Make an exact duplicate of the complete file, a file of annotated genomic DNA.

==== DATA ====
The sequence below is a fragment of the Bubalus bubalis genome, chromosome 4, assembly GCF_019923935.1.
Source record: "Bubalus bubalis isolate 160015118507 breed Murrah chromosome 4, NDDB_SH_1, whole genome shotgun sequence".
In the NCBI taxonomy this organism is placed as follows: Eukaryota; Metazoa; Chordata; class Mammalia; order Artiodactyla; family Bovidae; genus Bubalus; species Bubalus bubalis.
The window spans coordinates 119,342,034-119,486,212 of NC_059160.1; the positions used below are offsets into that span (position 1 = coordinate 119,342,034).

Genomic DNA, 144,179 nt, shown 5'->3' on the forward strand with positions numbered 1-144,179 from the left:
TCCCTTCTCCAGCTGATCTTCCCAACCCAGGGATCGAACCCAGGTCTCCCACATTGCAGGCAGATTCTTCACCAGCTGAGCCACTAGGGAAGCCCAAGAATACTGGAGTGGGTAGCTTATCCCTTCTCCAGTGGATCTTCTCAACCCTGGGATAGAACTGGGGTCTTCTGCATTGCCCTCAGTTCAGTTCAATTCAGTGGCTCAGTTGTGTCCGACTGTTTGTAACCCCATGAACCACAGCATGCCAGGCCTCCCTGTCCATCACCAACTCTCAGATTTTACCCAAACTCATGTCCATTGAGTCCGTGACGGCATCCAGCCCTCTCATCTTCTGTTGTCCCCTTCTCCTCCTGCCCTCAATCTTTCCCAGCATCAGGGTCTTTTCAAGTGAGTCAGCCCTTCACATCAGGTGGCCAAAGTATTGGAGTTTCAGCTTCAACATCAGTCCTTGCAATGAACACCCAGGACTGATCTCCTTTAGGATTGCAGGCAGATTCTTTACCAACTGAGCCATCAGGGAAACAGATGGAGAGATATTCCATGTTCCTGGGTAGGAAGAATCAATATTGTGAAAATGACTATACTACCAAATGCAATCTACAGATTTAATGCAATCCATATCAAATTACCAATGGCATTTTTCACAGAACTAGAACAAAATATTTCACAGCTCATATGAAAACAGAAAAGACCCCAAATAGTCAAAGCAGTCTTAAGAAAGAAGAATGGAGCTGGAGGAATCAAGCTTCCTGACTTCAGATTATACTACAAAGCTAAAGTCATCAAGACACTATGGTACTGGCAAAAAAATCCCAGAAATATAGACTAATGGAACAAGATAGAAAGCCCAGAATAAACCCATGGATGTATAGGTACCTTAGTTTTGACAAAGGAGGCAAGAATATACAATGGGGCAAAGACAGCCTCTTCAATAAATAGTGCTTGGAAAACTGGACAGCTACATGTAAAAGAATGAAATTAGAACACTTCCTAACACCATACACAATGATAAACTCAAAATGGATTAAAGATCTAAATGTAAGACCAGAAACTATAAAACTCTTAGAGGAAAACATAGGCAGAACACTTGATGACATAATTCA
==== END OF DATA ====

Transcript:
The sequence below is a fragment of the Bubalus bubalis genome, chromosome 4, assembly GCF_019923935.1.
Source record: "Bubalus bubalis isolate 160015118507 breed Murrah chromosome 4, NDDB_SH_1, whole genome shotgun sequence".
In the NCBI taxonomy this organism is placed as follows: Eukaryota; Metazoa; Chordata; class Mammalia; order Artiodactyla; family Bovidae; genus Bubalus; species Bubalus bubalis.
The window spans coordinates 119,342,034-119,486,212 of NC_059160.1; the positions used below are offsets into that span (position 1 = coordinate 119,342,034).

Genomic DNA, 144,179 nt, shown 5'->3' on the forward strand with positions numbered 1-144,179 from the left:
TCCCTTCTCCAGCTGATCTTCCCAACCCAGGGATCGAACCCAGGTCTCCCACATTGCAGGCAGATTCTTCACCAGCTGAGCCACTAGGGAAGCCCAAGAATACTGGAGTGGGTAGCTTATCCCTTCTCCAGTGGATCTTCTCAACCCTGGGATAGAACTGGGGTCTTCTGCATTGCCCTCAGTTCAGTTCAATTCAGTGGCTCAGTTGTGTCCGACTGTTTGTAACCCCATGAACCACAGCATGCCAGGCCTCCCTGTCCATCACCAACTCTCAGATTTTACCCAAACTCATGTCCATTGAGTCCGTGACGGCATCCAGCCCTCTCATCTTCTGTTGTCCCCTTCTCCTCCTGCCCTCAATCTTTCCCAGCATCAGGGTCTTTTCAAGTGAGTCAGCCCTTCACATCAGGTGGCCAAAGTATTGGAGTTTCAGCTTCAACATCAGTCCTTGCAATGAACACCCAGGACTGATCTCCTTTAGGATTGCAGGCAGATTCTTTACCAACTGAGCCATCAGGGAAACAGATGGAGAGATATTCCATGTTCCTGGGTAGGAAGAATCAATATTGTGAAAATGACTATACTACCAAATGCAATCTACAGATTTAATGCAATCCATATCAAATTACCAATGGCATTTTTCACAGAACTAGAACAAAATATTTCACAGCTCATATGAAAACAGAAAAGACCCCAAATAGTCAAAGCAGTCTTAAGAAAGAAGAATGGAGCTGGAGGAATCAAGCTTCCTGACTTCAGATTATACTACAAAGCTAAAGTCATCAAGACACTATGGTACTGGCAAAAAAATCCCAGAAATATAGACTAATGGAACAAGATAGAAAGCCCAGAATAAACCCATGGATGTATAGGTACCTTAGTTTTGACAAAGGAGGCAAGAATATACAATGGGGCAAAGACAGCCTCTTCAATAAATAGTGCTTGGAAAACTGGACAGCTACATGTAAAAGAATGAAATTAGAACACTTCCTAACACCATACACAATGATAAACTCAAAATGGATTAAAGATCTAAATGTAAGACCAGAAACTATAAAACTCTTAGAGGAAAACATAGGCAGAACACTTGATGACATAATTCA